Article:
Habashi acknowledges that the Left Party’s Egyptian allies formed an alliance with more secular representatives of the Egyptian bourgeoisie, including the military and supporters of the Mubarak dictatorship. Their aim was to remove the Muslim Brotherhood from power, but above all to forestall a socialist revolution. In this respect, the military coup was a pre-emptive strike against the working class, organized and carried out with the conscious support of the official liberal and “left” parties in Egypt.

Since the military coup, these same forces have aggressively supported the military junta’s repressive measures. The Egyptian Socialist Party was one of the most vocal advocates of the violent dismantling of the protest camps of the Muslim Brotherhood, in which hundreds of peaceful demonstrators, including women and children, were killed by the army and security forces. Shortly before the massacre, leading ESP member Karima al-Hefnawy declared: “This is a violent sit-in. It is the right of every government to dissolve it by law, and the people say if the government does not do it, then they will.”

Other representatives of the National Salvation Front, such as the new Prime Minister Hazem al-Beblawi, a founding member of the Social Democratic Party of Egypt, and Labour Minister Kamal Abu Eita, the leader of the Egyptian Federation of Independent Trade Unions (EFITU), entered the transitional government set up by the army and are accessories to the killings.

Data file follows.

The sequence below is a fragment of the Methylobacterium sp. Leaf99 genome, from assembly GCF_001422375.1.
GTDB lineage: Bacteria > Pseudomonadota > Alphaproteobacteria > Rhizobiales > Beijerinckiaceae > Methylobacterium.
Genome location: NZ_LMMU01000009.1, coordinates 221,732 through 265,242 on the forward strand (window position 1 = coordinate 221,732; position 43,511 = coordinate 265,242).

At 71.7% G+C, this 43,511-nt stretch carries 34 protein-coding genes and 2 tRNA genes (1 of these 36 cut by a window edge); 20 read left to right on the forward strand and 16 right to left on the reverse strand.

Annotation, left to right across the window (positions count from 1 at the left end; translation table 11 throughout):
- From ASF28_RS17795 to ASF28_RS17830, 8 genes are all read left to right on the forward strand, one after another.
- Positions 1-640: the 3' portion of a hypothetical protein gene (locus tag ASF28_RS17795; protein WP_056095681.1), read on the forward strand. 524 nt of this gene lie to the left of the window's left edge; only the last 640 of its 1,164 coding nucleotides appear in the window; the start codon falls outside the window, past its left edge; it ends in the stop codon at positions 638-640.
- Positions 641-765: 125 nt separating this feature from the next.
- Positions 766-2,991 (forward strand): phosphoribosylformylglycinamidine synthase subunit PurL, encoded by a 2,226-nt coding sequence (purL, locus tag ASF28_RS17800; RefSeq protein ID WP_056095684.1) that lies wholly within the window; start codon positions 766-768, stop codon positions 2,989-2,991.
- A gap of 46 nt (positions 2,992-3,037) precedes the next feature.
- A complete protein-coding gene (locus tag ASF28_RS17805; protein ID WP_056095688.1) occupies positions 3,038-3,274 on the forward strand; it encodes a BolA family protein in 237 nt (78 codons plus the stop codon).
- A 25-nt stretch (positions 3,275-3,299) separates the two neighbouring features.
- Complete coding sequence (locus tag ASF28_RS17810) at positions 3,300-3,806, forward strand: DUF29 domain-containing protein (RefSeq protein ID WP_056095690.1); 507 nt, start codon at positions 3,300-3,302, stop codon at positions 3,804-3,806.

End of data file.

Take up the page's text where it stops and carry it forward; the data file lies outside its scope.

Tamarod acts as an extended propaganda arm of the military dictatorship. Following the recent massacres, Mahmoud Badr reaffirmed his unconditional support for the actions of the military: “I have nothing bad to say about the Army. It has not meddled in politics, I can confirm that from my own experience. I supported their decisions on my own initiative, and I am convinced they are doing the right thing and leading us in the right direction.”

The Left Party supports its Egyptian allies not in spite of, but because of their reactionary character. The sharp turn to the right by liberal and “leftist” organizations articulating the interests of a privileged middle class is an international phenomenon. The depth of the revolutionary development in Egypt—in which the working class plays a decisive role with repercussions far beyond the borders of Egypt—has rocked these organizations to the core. After two and a half years of mass protests and strikes, they are supporting a return to dictatorship in order to defend their wealth and privileges against the danger of socialist revolution.